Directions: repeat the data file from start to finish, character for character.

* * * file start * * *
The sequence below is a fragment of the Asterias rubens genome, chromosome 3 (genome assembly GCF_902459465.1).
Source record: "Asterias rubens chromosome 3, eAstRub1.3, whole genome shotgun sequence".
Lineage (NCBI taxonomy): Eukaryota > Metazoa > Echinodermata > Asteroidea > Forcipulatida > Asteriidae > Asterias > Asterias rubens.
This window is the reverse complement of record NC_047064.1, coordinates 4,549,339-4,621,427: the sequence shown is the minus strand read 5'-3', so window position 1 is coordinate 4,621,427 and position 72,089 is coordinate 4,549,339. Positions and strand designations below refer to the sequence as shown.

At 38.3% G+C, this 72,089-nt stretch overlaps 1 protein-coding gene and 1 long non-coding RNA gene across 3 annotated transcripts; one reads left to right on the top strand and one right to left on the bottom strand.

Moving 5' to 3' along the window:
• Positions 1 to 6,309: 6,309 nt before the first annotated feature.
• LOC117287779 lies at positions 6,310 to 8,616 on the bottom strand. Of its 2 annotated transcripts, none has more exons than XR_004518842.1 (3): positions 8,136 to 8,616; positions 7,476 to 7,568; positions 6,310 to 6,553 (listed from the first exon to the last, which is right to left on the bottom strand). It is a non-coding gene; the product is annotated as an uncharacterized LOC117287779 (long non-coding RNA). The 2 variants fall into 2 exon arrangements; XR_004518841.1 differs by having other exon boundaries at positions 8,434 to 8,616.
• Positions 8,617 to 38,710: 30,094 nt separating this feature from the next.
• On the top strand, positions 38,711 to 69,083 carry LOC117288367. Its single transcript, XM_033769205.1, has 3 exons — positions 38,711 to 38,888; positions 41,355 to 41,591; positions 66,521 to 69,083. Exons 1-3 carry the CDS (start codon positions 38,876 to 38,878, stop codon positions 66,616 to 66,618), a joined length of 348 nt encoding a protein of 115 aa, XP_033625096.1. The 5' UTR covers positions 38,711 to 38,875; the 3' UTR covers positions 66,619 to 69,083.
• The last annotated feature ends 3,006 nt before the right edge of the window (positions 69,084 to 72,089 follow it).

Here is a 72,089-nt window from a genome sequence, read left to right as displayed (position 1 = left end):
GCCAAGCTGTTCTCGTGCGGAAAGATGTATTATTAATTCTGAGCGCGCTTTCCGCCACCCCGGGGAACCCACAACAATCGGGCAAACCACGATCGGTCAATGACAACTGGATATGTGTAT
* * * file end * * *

The sequence below is a fragment of the Asterias rubens genome, chromosome 3 (genome assembly GCF_902459465.1).
Source record: "Asterias rubens chromosome 3, eAstRub1.3, whole genome shotgun sequence".
Lineage (NCBI taxonomy): Eukaryota > Metazoa > Echinodermata > Asteroidea > Forcipulatida > Asteriidae > Asterias > Asterias rubens.
This window is the reverse complement of record NC_047064.1, coordinates 4,549,339-4,621,427: the sequence shown is the minus strand read 5'-3', so window position 1 is coordinate 4,621,427 and position 72,089 is coordinate 4,549,339. Positions and strand designations below refer to the sequence as shown.

At 38.3% G+C, this 72,089-nt stretch overlaps 1 protein-coding gene and 1 long non-coding RNA gene across 3 annotated transcripts; one reads left to right on the top strand and one right to left on the bottom strand.

Moving 5' to 3' along the window:
• Positions 1 to 6,309: 6,309 nt before the first annotated feature.
• LOC117287779 lies at positions 6,310 to 8,616 on the bottom strand. Of its 2 annotated transcripts, none has more exons than XR_004518842.1 (3): positions 8,136 to 8,616; positions 7,476 to 7,568; positions 6,310 to 6,553 (listed from the first exon to the last, which is right to left on the bottom strand). It is a non-coding gene; the product is annotated as an uncharacterized LOC117287779 (long non-coding RNA). The 2 variants fall into 2 exon arrangements; XR_004518841.1 differs by having other exon boundaries at positions 8,434 to 8,616.
• Positions 8,617 to 38,710: 30,094 nt separating this feature from the next.
• On the top strand, positions 38,711 to 69,083 carry LOC117288367. Its single transcript, XM_033769205.1, has 3 exons — positions 38,711 to 38,888; positions 41,355 to 41,591; positions 66,521 to 69,083. Exons 1-3 carry the CDS (start codon positions 38,876 to 38,878, stop codon positions 66,616 to 66,618), a joined length of 348 nt encoding a protein of 115 aa, XP_033625096.1. The 5' UTR covers positions 38,711 to 38,875; the 3' UTR covers positions 66,619 to 69,083.
• The last annotated feature ends 3,006 nt before the right edge of the window (positions 69,084 to 72,089 follow it).

Here is a 72,089-nt window from a genome sequence, read left to right as displayed (position 1 = left end):
GCCAAGCTGTTCTCGTGCGGAAAGATGTATTATTAATTCTGAGCGCGCTTTCCGCCACCCCGGGGAACCCACAACAATCGGGCAAACCACGATCGGTCAATGACAACTGGATATGTGTAT